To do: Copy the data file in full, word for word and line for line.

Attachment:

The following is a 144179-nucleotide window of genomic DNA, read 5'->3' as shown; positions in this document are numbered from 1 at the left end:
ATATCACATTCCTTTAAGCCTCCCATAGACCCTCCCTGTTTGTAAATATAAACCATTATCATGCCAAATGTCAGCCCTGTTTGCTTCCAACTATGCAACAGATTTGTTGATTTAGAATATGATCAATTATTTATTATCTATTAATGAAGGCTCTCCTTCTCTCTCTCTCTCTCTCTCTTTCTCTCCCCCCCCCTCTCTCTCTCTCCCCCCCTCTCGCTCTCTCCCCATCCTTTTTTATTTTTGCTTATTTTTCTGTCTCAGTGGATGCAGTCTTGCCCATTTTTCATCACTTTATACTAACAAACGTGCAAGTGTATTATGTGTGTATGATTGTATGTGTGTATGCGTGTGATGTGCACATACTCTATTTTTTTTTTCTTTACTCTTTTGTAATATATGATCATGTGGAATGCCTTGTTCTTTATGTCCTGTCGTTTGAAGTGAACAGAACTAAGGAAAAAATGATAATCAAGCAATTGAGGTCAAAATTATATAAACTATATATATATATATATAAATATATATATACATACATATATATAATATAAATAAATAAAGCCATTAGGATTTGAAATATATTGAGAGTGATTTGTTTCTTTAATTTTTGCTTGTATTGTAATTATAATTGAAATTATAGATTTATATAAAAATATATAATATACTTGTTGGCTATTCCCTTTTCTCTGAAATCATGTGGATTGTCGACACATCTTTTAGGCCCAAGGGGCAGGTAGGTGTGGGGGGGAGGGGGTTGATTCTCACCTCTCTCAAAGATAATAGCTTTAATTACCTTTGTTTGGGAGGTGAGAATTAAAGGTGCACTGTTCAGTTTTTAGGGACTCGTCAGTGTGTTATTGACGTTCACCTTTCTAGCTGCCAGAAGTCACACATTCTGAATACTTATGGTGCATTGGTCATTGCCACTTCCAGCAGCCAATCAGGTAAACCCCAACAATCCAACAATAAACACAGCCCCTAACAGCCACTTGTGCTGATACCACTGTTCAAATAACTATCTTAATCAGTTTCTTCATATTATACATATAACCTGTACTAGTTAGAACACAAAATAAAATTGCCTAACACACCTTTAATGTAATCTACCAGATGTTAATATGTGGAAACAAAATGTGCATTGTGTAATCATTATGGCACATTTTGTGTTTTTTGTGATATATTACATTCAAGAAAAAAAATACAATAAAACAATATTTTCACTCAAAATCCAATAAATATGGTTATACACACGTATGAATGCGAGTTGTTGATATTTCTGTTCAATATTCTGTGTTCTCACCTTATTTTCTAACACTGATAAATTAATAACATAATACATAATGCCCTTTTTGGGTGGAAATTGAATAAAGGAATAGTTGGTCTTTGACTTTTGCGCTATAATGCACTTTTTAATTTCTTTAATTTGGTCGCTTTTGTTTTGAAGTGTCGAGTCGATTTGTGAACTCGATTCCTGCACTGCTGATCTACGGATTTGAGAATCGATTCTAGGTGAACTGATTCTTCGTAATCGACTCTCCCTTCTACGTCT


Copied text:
The following is a 144179-nucleotide window of genomic DNA, read 5'->3' as shown; positions in this document are numbered from 1 at the left end:
ATATCACATTCCTTTAAGCCTCCCATAGACCCTCCCTGTTTGTAAATATAAACCATTATCATGCCAAATGTCAGCCCTGTTTGCTTCCAACTATGCAACAGATTTGTTGATTTAGAATATGATCAATTATTTATTATCTATTAATGAAGGCTCTCCTTCTCTCTCTCTCTCTCTCTCTTTCTCTCCCCCCCCCTCTCTCTCTCTCCCCCCCTCTCGCTCTCTCCCCATCCTTTTTTATTTTTGCTTATTTTTCTGTCTCAGTGGATGCAGTCTTGCCCATTTTTCATCACTTTATACTAACAAACGTGCAAGTGTATTATGTGTGTATGATTGTATGTGTGTATGCGTGTGATGTGCACATACTCTATTTTTTTTTTCTTTACTCTTTTGTAATATATGATCATGTGGAATGCCTTGTTCTTTATGTCCTGTCGTTTGAAGTGAACAGAACTAAGGAAAAAATGATAATCAAGCAATTGAGGTCAAAATTATATAAACTATATATATATATATATAAATATATATATACATACATATATATAATATAAATAAATAAAGCCATTAGGATTTGAAATATATTGAGAGTGATTTGTTTCTTTAATTTTTGCTTGTATTGTAATTATAATTGAAATTATAGATTTATATAAAAATATATAATATACTTGTTGGCTATTCCCTTTTCTCTGAAATCATGTGGATTGTCGACACATCTTTTAGGCCCAAGGGGCAGGTAGGTGTGGGGGGGAGGGGGTTGATTCTCACCTCTCTCAAAGATAATAGCTTTAATTACCTTTGTTTGGGAGGTGAGAATTAAAGGTGCACTGTTCAGTTTTTAGGGACTCGTCAGTGTGTTATTGACGTTCACCTTTCTAGCTGCCAGAAGTCACACATTCTGAATACTTATGGTGCATTGGTCATTGCCACTTCCAGCAGCCAATCAGGTAAACCCCAACAATCCAACAATAAACACAGCCCCTAACAGCCACTTGTGCTGATACCACTGTTCAAATAACTATCTTAATCAGTTTCTTCATATTATACATATAACCTGTACTAGTTAGAACACAAAATAAAATTGCCTAACACACCTTTAATGTAATCTACCAGATGTTAATATGTGGAAACAAAATGTGCATTGTGTAATCATTATGGCACATTTTGTGTTTTTTGTGATATATTACATTCAAGAAAAAAAATACAATAAAACAATATTTTCACTCAAAATCCAATAAATATGGTTATACACACGTATGAATGCGAGTTGTTGATATTTCTGTTCAATATTCTGTGTTCTCACCTTATTTTCTAACACTGATAAATTAATAACATAATACATAATGCCCTTTTTGGGTGGAAATTGAATAAAGGAATAGTTGGTCTTTGACTTTTGCGCTATAATGCACTTTTTAATTTCTTTAATTTGGTCGCTTTTGTTTTGAAGTGTCGAGTCGATTTGTGAACTCGATTCCTGCACTGCTGATCTACGGATTTGAGAATCGATTCTAGGTGAACTGATTCTTCGTAATCGACTCTCCCTTCTACGTCT